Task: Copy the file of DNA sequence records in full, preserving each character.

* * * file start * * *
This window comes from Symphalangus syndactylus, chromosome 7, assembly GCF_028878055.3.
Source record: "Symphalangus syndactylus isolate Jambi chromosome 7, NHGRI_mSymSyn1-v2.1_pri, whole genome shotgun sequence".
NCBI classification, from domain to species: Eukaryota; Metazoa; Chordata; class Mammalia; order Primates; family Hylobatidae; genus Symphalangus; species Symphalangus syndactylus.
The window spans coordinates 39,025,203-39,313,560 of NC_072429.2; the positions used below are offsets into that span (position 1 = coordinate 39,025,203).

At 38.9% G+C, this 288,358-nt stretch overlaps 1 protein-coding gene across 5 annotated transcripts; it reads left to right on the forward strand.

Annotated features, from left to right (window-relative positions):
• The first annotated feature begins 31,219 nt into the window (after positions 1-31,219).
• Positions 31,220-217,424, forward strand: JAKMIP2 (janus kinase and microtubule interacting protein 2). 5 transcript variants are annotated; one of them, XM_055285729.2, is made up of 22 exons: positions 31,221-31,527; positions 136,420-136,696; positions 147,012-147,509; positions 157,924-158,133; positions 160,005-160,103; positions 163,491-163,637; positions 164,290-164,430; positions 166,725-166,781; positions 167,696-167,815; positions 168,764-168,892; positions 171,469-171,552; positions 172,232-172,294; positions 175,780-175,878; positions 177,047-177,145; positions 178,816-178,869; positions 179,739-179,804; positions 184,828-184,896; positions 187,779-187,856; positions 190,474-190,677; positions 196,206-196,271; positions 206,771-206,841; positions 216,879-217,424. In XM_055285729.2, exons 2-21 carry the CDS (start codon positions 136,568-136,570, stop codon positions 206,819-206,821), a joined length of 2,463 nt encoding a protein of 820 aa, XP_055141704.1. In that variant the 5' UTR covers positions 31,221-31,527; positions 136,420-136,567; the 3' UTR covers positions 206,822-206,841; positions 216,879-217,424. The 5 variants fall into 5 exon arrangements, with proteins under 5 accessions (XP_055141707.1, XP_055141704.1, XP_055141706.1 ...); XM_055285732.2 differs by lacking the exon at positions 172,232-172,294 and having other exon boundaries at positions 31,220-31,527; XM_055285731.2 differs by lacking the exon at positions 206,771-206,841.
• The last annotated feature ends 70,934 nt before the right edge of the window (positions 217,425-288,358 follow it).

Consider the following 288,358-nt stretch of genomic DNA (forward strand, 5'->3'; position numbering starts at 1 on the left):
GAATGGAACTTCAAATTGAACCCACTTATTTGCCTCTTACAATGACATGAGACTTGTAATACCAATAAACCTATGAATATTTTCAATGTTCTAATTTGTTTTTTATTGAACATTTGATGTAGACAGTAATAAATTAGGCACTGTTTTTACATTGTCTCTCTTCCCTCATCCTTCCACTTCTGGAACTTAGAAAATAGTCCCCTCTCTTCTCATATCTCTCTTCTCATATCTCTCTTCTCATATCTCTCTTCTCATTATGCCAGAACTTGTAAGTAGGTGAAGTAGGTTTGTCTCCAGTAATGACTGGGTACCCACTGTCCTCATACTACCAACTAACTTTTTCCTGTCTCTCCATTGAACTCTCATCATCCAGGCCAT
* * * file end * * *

This window comes from Symphalangus syndactylus, chromosome 7, assembly GCF_028878055.3.
Source record: "Symphalangus syndactylus isolate Jambi chromosome 7, NHGRI_mSymSyn1-v2.1_pri, whole genome shotgun sequence".
NCBI classification, from domain to species: Eukaryota; Metazoa; Chordata; class Mammalia; order Primates; family Hylobatidae; genus Symphalangus; species Symphalangus syndactylus.
The window spans coordinates 39,025,203-39,313,560 of NC_072429.2; the positions used below are offsets into that span (position 1 = coordinate 39,025,203).

At 38.9% G+C, this 288,358-nt stretch overlaps 1 protein-coding gene across 5 annotated transcripts; it reads left to right on the forward strand.

Annotated features, from left to right (window-relative positions):
• The first annotated feature begins 31,219 nt into the window (after positions 1-31,219).
• Positions 31,220-217,424, forward strand: JAKMIP2 (janus kinase and microtubule interacting protein 2). 5 transcript variants are annotated; one of them, XM_055285729.2, is made up of 22 exons: positions 31,221-31,527; positions 136,420-136,696; positions 147,012-147,509; positions 157,924-158,133; positions 160,005-160,103; positions 163,491-163,637; positions 164,290-164,430; positions 166,725-166,781; positions 167,696-167,815; positions 168,764-168,892; positions 171,469-171,552; positions 172,232-172,294; positions 175,780-175,878; positions 177,047-177,145; positions 178,816-178,869; positions 179,739-179,804; positions 184,828-184,896; positions 187,779-187,856; positions 190,474-190,677; positions 196,206-196,271; positions 206,771-206,841; positions 216,879-217,424. In XM_055285729.2, exons 2-21 carry the CDS (start codon positions 136,568-136,570, stop codon positions 206,819-206,821), a joined length of 2,463 nt encoding a protein of 820 aa, XP_055141704.1. In that variant the 5' UTR covers positions 31,221-31,527; positions 136,420-136,567; the 3' UTR covers positions 206,822-206,841; positions 216,879-217,424. The 5 variants fall into 5 exon arrangements, with proteins under 5 accessions (XP_055141707.1, XP_055141704.1, XP_055141706.1 ...); XM_055285732.2 differs by lacking the exon at positions 172,232-172,294 and having other exon boundaries at positions 31,220-31,527; XM_055285731.2 differs by lacking the exon at positions 206,771-206,841.
• The last annotated feature ends 70,934 nt before the right edge of the window (positions 217,425-288,358 follow it).

Consider the following 288,358-nt stretch of genomic DNA (forward strand, 5'->3'; position numbering starts at 1 on the left):
GAATGGAACTTCAAATTGAACCCACTTATTTGCCTCTTACAATGACATGAGACTTGTAATACCAATAAACCTATGAATATTTTCAATGTTCTAATTTGTTTTTTATTGAACATTTGATGTAGACAGTAATAAATTAGGCACTGTTTTTACATTGTCTCTCTTCCCTCATCCTTCCACTTCTGGAACTTAGAAAATAGTCCCCTCTCTTCTCATATCTCTCTTCTCATATCTCTCTTCTCATATCTCTCTTCTCATTATGCCAGAACTTGTAAGTAGGTGAAGTAGGTTTGTCTCCAGTAATGACTGGGTACCCACTGTCCTCATACTACCAACTAACTTTTTCCTGTCTCTCCATTGAACTCTCATCATCCAGGCCAT